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News roundup February 10, 2024

Personal finance news roundup February 10

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Credit Sesame’s personal finance news roundup February 10, 2024. Stories, news, politics and events impacting personal finance during the past week.

  1. Consumer debt hits new record
  2. Lending standards continue to tighten
  3. Fed Chair calls government deficits “unsustainable”
  4. Mastercard plans to use artificial intelligence to spot credit card fraud
  5. Most Americans feel tipping requests have gone too far
  6. New York prepares for new rule on credit card surcharges
  7. Younger, lower credit score borrowers lead credit card debt growth
  8. Banks lost deposits in 2023 despite rising yields

Consumer debt hits new record

Total consumer debt rose to an all-time high of $17.5 trillion in the fourth quarter of 2023. $12.25 trillion of that is mortgage debt. Auto loan debt surpassed student loan debt as the most prevalent form of non-mortgage consumer debt, rising to just over $1.6 trillion. However, the fastest-growing type of consumer debt is credit card debt. Credit card balances grew by 14.5% in 2023 to reach $1.129 trillion. It was the second consecutive year that credit card debt grew by double digits. Along with rising balances, delinquency rates have been heading upward. Overall, the percentage of balances that fell behind by 90 days or more rose from 1.03% to 1.42% last year. Credit card balances led the way with a 6.36% new delinquency rate, up from 4.01% at the end of 2022. Young adults have the highest overall rate of new delinquencies, and among young adults, new delinquencies on credit card debt surpassed their pre-pandemic level. See details at NewYorkFed.org.

Lending standards continue to tighten

A Federal Reserve survey of senior loan officers found that banks continue to impose tougher lending standards in the fourth quarter of 2023. Lenders tightened standards on all forms of household debt other than government mortgages. For the year ahead, lenders expect standards to get even tougher for credit cards and auto loans. Tighter lending standards include lower credit limits, higher minimum payments, wider interest rate spreads, higher credit score requirements, and fewer exceptions for applicants who don’t meet credit score thresholds. See details at FederalReserve.gov.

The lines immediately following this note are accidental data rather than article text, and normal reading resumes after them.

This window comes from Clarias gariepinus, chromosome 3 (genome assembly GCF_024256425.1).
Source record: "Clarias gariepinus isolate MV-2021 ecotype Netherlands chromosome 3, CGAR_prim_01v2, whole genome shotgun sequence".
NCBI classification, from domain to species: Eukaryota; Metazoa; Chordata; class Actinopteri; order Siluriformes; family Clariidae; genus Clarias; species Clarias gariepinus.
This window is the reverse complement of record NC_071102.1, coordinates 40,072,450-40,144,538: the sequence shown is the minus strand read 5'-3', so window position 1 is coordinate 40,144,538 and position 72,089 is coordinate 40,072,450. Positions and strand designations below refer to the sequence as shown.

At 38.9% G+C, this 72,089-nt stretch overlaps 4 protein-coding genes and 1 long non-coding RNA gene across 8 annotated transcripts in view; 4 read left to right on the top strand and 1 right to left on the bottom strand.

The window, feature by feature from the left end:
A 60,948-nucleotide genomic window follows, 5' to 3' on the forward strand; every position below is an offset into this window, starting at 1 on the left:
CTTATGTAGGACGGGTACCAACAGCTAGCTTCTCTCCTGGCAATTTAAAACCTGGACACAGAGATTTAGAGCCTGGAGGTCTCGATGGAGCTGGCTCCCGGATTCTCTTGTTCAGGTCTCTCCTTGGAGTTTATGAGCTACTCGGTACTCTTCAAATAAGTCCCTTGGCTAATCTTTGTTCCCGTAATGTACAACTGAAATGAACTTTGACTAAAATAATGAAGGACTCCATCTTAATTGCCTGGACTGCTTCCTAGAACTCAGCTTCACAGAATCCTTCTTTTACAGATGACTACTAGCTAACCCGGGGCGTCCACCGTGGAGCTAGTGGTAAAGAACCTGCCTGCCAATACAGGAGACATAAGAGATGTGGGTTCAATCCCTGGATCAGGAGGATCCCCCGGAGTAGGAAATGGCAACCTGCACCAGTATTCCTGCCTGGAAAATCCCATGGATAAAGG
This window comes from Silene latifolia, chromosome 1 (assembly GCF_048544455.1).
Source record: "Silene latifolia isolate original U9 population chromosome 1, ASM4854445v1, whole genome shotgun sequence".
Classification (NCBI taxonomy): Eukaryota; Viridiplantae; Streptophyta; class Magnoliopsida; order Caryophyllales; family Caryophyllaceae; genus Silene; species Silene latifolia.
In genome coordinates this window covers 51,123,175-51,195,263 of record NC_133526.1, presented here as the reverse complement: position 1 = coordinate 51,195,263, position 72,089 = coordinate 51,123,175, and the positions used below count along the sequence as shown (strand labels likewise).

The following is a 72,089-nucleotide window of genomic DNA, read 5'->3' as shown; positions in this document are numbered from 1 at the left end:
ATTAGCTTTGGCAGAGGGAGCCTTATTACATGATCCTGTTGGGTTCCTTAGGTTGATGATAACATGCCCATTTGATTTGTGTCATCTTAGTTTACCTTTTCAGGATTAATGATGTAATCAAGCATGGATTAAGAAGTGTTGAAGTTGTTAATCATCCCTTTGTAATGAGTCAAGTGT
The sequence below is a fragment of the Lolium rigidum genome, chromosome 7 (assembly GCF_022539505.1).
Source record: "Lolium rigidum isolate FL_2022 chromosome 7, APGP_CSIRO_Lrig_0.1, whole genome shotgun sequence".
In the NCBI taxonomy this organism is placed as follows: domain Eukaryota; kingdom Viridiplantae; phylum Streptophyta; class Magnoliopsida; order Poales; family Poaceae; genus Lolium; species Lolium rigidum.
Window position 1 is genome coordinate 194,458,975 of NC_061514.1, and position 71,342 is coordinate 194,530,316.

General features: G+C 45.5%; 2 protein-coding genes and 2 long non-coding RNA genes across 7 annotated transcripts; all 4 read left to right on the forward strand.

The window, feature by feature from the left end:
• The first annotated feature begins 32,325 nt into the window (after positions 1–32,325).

Fed Chair calls government deficits “unsustainable”

Federal Reserve Chair Jerome Powell characterized government deficits’ current level and growth as “unsustainable.” While acknowledging that the Fed typically refrains from commenting on government fiscal policy, he warned that it was time to “get back to an adult conversation among elected officials about getting the federal government on a sustainable fiscal path.” Powell’s comments echoed those of JP Morgan Chase CEO Jamie Dimon, who said that at its current pace, the federal government was fast approaching when foreign holders of U.S. government bonds would start refusing to buy those bonds. See article at Yahoo.com.

Mastercard plans to use artificial intelligence to spot credit card fraud

Mastercard is working on a tool that will use artificial intelligence to scan over 1 trillion data points in its attempt to detect fraudulent transactions. The tool is expected to become available later this year. On average, tests have found that the tool increases Mastercard’s fraud detection rates by 20%. Another benefit is that the tool reduced false positive readings by 85%. That means fewer legitimate transactions will be flagged for potential fraud. See article at Fintech.Global.

Most Americans feel tipping requests have gone too far